Dollar retraces its losses and BoE hint at possible rate cut

Yesterday’s markets

20th March 2015

  • EU Economic Summit
  • EUR Targeted LTRO: 97.8B
  • USD Unemployment Claims: 291k
  • USD Philly Fed Manufacturing Index: 5.0

The Dollar staged a recovery yesterday after the knee jerk reaction from Wednesday’s nights FOMC meeting. The Dollar closed yesterday’s session and is currently at levels last seen at the beginning of this week (pre FOMC meeting). The market has now had time to decipher the statement and has come to the opinion that it may not be as dovish as previously expected. Ultimately the door has still been left open for a June rate hike whilst some economists’ may be overly cautious thus forcing the FOMC’s hand to raise rates. The Fed is forecasting unemployment to be at a rate between 5.0-5.2%. Currently it is at 5.5% and has fallen 1.2% in the last year, suggesting that the Fed’s current projection will fall below the forecast this year.

The calendar was fairly quiet yesterday as the employment data from the US continued to remain positive as the weekly jobless claims remained below 300k, beating forecast. Meanwhile, the Philly Fed manufacturing disappointed slightly as the survey pointed to little change in business conditions.

This side of the Atlantic we saw comments from some leading officials. France’s Hollande reminded Greece that an accord had been reached on 24th February and that this needed to be implemented, keeping the subject matter in the headlines. Meanwhile, BoE policy maker Haldane argued that a shock rate cut could help growth and boost inflation. This surprised markets as many forecasters had been discussing when they thought the interest rate hike will come from the BoE. If we see inflation continue to slide and growth slow, then a cut in the main bank rate could become more probable.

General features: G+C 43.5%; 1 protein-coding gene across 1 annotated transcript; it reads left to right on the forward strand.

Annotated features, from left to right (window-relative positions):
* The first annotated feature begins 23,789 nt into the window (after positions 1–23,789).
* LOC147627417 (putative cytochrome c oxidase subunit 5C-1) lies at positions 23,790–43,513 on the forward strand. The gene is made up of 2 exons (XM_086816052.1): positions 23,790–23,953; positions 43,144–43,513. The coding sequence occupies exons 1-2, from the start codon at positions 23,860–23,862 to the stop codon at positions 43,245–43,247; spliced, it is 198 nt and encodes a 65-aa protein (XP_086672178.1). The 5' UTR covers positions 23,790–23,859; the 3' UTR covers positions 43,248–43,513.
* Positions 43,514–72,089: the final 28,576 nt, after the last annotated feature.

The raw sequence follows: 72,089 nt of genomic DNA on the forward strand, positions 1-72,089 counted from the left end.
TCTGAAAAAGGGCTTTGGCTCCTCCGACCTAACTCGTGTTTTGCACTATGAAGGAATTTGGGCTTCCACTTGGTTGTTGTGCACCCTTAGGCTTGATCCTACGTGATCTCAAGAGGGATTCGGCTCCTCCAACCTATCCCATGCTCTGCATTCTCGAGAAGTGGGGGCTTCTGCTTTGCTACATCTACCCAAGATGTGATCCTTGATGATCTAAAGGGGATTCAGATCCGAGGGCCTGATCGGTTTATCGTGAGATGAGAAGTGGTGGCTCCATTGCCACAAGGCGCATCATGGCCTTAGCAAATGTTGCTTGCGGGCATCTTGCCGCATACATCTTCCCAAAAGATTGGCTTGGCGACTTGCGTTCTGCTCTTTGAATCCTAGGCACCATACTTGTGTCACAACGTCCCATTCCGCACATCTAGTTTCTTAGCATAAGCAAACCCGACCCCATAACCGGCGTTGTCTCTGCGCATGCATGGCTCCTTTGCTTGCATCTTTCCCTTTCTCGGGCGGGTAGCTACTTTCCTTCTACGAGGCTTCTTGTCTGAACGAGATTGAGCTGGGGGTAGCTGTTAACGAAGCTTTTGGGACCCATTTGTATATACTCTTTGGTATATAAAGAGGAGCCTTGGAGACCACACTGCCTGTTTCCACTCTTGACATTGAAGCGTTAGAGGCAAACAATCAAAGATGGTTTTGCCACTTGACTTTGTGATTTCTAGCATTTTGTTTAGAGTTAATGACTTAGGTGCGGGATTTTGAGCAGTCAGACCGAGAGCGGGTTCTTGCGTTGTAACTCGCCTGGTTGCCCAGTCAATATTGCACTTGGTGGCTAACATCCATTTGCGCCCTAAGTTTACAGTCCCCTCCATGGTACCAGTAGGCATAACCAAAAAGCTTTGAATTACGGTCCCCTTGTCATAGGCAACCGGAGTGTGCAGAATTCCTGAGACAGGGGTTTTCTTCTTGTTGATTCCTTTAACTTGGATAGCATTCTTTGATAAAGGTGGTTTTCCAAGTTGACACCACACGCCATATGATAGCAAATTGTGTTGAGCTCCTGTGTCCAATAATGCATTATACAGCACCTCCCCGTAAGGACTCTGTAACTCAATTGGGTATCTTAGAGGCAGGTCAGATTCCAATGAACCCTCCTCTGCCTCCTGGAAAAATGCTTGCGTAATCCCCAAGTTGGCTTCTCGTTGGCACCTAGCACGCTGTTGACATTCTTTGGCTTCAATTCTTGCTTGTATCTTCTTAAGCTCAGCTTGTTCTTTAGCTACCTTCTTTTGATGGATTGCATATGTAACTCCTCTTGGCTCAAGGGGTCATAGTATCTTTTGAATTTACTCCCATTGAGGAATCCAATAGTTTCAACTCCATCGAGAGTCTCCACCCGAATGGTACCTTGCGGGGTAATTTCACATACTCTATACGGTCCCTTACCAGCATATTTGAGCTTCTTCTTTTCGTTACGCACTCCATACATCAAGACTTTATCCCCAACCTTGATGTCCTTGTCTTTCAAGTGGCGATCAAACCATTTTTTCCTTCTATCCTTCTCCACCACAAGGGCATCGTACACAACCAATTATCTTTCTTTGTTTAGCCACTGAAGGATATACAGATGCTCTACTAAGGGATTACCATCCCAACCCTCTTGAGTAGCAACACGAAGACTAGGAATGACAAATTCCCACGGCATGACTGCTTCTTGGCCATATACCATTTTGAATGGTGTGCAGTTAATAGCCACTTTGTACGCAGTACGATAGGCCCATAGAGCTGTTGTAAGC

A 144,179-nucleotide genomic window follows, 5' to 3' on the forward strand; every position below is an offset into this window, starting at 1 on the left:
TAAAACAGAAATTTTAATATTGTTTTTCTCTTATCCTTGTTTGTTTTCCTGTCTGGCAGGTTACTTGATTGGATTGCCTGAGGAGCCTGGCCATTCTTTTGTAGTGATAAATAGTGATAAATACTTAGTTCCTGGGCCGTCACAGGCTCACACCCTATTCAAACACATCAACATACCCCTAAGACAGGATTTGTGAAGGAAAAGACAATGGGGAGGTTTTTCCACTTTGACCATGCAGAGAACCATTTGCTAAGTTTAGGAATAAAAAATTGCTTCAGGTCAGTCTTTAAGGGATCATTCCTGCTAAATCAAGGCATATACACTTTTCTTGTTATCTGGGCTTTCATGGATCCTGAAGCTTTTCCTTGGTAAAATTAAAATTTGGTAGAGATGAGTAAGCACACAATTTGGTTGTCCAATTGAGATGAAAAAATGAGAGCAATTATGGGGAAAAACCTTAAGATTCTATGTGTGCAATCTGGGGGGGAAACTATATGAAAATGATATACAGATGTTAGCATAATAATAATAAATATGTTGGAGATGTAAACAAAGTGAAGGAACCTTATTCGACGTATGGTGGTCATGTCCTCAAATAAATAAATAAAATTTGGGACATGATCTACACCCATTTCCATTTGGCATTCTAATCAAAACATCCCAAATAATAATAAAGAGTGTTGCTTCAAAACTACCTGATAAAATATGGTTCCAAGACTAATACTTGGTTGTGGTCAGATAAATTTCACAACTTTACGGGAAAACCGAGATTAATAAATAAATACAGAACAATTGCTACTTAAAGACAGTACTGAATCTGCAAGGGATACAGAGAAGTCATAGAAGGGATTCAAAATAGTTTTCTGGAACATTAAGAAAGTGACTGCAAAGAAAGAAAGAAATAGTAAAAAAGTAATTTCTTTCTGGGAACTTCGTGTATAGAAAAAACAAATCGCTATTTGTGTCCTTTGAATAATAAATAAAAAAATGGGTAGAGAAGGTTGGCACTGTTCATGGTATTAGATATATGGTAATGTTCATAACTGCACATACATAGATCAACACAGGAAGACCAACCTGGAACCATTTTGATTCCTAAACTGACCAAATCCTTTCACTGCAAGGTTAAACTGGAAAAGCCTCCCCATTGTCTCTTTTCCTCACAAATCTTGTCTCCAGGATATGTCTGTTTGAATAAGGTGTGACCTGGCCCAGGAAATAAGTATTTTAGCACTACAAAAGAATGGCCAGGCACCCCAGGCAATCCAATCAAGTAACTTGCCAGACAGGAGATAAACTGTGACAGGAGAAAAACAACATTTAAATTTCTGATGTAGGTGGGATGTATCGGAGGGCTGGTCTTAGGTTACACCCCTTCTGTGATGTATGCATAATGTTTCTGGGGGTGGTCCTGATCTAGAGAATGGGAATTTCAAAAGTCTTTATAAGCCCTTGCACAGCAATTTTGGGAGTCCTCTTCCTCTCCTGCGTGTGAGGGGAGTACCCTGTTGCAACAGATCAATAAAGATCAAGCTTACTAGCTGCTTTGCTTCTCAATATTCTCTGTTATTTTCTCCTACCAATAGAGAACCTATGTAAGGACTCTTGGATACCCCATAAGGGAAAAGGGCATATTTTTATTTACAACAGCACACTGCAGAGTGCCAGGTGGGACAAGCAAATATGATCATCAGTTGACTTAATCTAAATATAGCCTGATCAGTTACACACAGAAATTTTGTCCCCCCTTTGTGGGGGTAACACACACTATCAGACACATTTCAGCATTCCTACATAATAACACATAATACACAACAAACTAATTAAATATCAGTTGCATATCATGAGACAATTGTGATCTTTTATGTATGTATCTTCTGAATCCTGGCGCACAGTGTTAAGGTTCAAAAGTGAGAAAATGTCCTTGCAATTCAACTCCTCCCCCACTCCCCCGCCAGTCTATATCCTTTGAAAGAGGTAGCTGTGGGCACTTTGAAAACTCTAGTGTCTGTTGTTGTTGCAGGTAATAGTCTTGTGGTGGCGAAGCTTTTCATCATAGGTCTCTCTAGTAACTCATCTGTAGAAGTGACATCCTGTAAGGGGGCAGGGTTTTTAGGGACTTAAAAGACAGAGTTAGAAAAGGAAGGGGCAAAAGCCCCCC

Today’s markets

19th March 2015

  • UK Public Sector Net Borrowing
  • EU Economic Summit
  • CAD Core CPI m/m
  • CAD Core Retail Sales m/m

Looking to the day ahead, the focus will remain on Greece as the EU Economic Summit continues for a second day. In the UK, the public sector borrowing numbers are set for release. Crossing the pond, Fed members Lockhart and Evens are speaking at separate events. After Wednesday’s FOMC meeting there could be questions regarding the statement thus shedding more light on the views of the central bank.